The Penalty is Mightier than the Sword
"We were fastest during the Tuesday test, qualified second fastest yesterday, and were quickest in the warm-up this morning. We had the measure of the leaders all day," noted Chris Dyson.
Even with two drive-through penalties, the #20 Porsche Spyder finished fourth today in the Northeast Grand Prix at Lime Rock.
"We still do not understand the penalties. I was black flagged for being out of alignment at the green, but that was not applied until 25 laps after the start. The pole car went hard at the green, and I maintained my position. The starting procedures seem to contradict what we drivers and fans expect at the start of a motor race, which is to go racing. Later, Guy Smith was penalized in his stint for 'avoidable contact' but they nailed the wrong party on that one. At Lime Rock, where the real estate is so precious, you have to fight tooth and nail for every square inch. We are all out there driving as hard as we can and to have that negated by unpredictable penalties was very unfortunate."
Butch Leitzinger and Andy Wallace finished sixth in the #16 Thetford/Norcold entry. "This is a great area for a track: nestled here in the foothills of the Berkshires," said Wallace. "The fans come here and watch from the hill sides it is such a natural way to enjoy a race. But on the track, you have 25 cars in a 48 second lap and there is no chance to catch your breath. There are so many bumps and so many slow cars that you have to constantly be on the attack."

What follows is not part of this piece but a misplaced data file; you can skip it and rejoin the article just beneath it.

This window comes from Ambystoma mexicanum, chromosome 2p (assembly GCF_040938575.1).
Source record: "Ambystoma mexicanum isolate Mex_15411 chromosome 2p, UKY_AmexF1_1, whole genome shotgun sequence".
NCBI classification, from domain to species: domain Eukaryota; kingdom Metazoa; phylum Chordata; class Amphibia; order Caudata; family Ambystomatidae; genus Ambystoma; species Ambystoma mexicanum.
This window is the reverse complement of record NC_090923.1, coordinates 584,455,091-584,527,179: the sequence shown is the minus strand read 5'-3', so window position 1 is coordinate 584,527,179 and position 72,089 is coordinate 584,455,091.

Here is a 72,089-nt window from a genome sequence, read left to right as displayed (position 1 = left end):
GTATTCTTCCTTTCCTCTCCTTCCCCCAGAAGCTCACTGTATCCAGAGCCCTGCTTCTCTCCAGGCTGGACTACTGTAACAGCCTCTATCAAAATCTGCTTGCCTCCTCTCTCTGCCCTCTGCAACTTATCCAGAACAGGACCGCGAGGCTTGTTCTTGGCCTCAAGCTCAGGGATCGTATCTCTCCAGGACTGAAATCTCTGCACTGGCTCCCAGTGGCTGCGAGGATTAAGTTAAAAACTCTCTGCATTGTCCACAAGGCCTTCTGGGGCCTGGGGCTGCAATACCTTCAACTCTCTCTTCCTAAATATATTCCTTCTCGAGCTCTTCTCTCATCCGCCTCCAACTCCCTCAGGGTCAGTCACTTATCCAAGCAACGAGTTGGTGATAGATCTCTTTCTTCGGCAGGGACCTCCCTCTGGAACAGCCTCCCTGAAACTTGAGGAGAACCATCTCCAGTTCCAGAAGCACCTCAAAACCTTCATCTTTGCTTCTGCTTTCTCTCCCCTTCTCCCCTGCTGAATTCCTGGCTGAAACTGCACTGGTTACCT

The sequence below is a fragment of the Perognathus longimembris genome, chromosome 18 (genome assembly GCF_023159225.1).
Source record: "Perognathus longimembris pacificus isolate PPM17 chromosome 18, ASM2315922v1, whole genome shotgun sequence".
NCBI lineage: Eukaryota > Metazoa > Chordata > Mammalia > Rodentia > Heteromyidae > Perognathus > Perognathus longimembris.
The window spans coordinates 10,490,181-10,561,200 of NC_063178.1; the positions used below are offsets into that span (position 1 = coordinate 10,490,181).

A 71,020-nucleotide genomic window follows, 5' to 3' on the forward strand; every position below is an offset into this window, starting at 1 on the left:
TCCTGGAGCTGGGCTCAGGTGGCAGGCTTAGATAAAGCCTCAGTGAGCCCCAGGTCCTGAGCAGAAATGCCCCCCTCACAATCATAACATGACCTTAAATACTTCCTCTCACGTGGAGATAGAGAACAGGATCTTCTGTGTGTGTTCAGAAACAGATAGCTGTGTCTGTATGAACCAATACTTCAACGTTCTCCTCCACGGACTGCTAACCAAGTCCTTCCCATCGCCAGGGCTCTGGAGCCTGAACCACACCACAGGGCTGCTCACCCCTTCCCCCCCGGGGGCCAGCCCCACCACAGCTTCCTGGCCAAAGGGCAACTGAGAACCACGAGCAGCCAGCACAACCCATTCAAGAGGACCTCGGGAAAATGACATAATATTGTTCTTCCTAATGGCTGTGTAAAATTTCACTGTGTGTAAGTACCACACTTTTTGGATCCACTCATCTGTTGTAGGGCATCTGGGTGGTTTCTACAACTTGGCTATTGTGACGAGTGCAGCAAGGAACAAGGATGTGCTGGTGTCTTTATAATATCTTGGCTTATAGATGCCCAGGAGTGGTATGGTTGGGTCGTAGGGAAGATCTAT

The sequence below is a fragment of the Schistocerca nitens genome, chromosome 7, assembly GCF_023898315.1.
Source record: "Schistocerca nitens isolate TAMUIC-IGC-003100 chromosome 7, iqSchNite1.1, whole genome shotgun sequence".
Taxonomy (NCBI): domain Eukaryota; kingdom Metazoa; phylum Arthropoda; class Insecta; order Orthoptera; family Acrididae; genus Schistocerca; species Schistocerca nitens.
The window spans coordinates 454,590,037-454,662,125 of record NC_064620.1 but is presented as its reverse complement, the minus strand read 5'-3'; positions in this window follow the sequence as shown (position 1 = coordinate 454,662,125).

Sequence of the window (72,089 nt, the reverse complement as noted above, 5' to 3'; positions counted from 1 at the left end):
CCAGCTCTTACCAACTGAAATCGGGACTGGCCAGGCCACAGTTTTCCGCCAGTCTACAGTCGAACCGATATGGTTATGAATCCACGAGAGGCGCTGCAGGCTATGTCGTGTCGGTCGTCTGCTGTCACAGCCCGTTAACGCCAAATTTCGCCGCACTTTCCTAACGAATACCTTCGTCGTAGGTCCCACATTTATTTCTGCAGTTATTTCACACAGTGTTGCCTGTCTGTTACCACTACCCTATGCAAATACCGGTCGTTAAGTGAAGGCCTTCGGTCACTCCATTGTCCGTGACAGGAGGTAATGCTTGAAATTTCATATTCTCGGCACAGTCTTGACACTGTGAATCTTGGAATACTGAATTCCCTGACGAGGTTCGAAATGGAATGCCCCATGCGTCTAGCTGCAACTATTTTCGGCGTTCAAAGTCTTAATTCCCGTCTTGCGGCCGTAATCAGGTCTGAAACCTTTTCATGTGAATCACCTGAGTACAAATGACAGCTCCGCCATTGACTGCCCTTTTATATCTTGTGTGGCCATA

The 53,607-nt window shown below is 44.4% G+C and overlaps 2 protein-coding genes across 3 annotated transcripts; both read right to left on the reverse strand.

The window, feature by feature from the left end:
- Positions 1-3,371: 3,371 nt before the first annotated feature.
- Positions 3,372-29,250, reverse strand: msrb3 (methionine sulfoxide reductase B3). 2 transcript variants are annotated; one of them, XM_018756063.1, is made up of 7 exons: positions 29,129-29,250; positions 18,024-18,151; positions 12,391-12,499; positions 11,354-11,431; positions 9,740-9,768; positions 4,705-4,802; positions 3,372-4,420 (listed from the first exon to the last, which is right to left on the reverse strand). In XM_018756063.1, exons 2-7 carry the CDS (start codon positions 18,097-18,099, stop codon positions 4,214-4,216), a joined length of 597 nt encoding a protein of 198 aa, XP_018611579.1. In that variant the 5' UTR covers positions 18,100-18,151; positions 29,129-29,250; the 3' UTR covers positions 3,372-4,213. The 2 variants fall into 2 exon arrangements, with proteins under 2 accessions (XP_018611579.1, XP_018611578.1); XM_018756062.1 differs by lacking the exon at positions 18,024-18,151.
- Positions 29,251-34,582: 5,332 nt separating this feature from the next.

Andy was tagged from behind early in the race resulting in rear diffuser damage. "It made for a very busy race car. It would go from understeer to snap oversteer in a heartbeat. Going down the front straight, which is one of the few places to pass on this track, the rear end was bouncing from side to side."
Rob Dyson was asked earlier in the day when the team got a handle on its new Porsche RS Spyders and he said without pausing: "This weekend. These are very technical cars. They are very good at what they do, but different than what we are used to. In the old days, you could develop and learn about a car during race weekends. Not anymore. These cars are so advanced, that it takes testing to understand their philosophy, technology and intricacies. These past six weeks of testing and data gathering have been very valuable for us."
-credit: dyson racing